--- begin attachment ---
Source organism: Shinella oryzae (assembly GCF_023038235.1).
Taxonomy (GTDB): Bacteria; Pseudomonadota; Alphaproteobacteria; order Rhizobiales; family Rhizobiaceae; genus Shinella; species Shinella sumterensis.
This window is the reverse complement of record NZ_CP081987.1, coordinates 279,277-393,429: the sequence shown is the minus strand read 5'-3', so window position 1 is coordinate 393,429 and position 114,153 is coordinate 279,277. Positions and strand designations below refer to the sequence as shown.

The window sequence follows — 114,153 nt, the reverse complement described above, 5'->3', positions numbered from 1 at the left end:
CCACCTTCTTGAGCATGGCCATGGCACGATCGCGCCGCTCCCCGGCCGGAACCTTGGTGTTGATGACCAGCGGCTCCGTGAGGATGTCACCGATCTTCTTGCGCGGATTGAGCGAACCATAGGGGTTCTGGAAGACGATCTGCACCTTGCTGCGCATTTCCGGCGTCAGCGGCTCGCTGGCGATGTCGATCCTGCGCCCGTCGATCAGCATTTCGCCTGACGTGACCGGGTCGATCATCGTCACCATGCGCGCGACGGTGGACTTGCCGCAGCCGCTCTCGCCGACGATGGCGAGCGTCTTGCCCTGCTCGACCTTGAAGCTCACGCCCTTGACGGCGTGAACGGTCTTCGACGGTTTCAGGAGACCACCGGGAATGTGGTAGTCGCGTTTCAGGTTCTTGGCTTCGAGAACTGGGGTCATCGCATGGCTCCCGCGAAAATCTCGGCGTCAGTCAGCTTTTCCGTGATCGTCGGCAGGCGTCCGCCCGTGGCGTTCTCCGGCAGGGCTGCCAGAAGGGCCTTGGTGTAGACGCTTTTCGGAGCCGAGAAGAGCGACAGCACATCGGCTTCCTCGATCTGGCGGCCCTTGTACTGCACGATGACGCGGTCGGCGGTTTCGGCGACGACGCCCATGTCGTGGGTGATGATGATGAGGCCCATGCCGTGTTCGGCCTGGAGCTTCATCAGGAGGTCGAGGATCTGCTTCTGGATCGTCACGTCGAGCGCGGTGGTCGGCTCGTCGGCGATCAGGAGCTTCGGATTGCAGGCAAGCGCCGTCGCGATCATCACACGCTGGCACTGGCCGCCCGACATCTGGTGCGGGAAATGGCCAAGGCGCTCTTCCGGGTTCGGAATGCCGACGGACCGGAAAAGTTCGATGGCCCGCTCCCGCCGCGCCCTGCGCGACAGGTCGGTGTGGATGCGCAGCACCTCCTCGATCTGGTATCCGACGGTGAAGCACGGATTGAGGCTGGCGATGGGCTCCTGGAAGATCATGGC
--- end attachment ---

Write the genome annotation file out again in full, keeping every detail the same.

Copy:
Source organism: Shinella oryzae (assembly GCF_023038235.1).
Taxonomy (GTDB): Bacteria; Pseudomonadota; Alphaproteobacteria; order Rhizobiales; family Rhizobiaceae; genus Shinella; species Shinella sumterensis.
This window is the reverse complement of record NZ_CP081987.1, coordinates 279,277-393,429: the sequence shown is the minus strand read 5'-3', so window position 1 is coordinate 393,429 and position 114,153 is coordinate 279,277. Positions and strand designations below refer to the sequence as shown.

The window sequence follows — 114,153 nt, the reverse complement described above, 5'->3', positions numbered from 1 at the left end:
CCACCTTCTTGAGCATGGCCATGGCACGATCGCGCCGCTCCCCGGCCGGAACCTTGGTGTTGATGACCAGCGGCTCCGTGAGGATGTCACCGATCTTCTTGCGCGGATTGAGCGAACCATAGGGGTTCTGGAAGACGATCTGCACCTTGCTGCGCATTTCCGGCGTCAGCGGCTCGCTGGCGATGTCGATCCTGCGCCCGTCGATCAGCATTTCGCCTGACGTGACCGGGTCGATCATCGTCACCATGCGCGCGACGGTGGACTTGCCGCAGCCGCTCTCGCCGACGATGGCGAGCGTCTTGCCCTGCTCGACCTTGAAGCTCACGCCCTTGACGGCGTGAACGGTCTTCGACGGTTTCAGGAGACCACCGGGAATGTGGTAGTCGCGTTTCAGGTTCTTGGCTTCGAGAACTGGGGTCATCGCATGGCTCCCGCGAAAATCTCGGCGTCAGTCAGCTTTTCCGTGATCGTCGGCAGGCGTCCGCCCGTGGCGTTCTCCGGCAGGGCTGCCAGAAGGGCCTTGGTGTAGACGCTTTTCGGAGCCGAGAAGAGCGACAGCACATCGGCTTCCTCGATCTGGCGGCCCTTGTACTGCACGATGACGCGGTCGGCGGTTTCGGCGACGACGCCCATGTCGTGGGTGATGATGATGAGGCCCATGCCGTGTTCGGCCTGGAGCTTCATCAGGAGGTCGAGGATCTGCTTCTGGATCGTCACGTCGAGCGCGGTGGTCGGCTCGTCGGCGATCAGGAGCTTCGGATTGCAGGCAAGCGCCGTCGCGATCATCACACGCTGGCACTGGCCGCCCGACATCTGGTGCGGGAAATGGCCAAGGCGCTCTTCCGGGTTCGGAATGCCGACGGACCGGAAAAGTTCGATGGCCCGCTCCCGCCGCGCCCTGCGCGACAGGTCGGTGTGGATGCGCAGCACCTCCTCGATCTGGTATCCGACGGTGAAGCACGGATTGAGGCTGGCGATGGGCTCCTGGAAGATCATGGC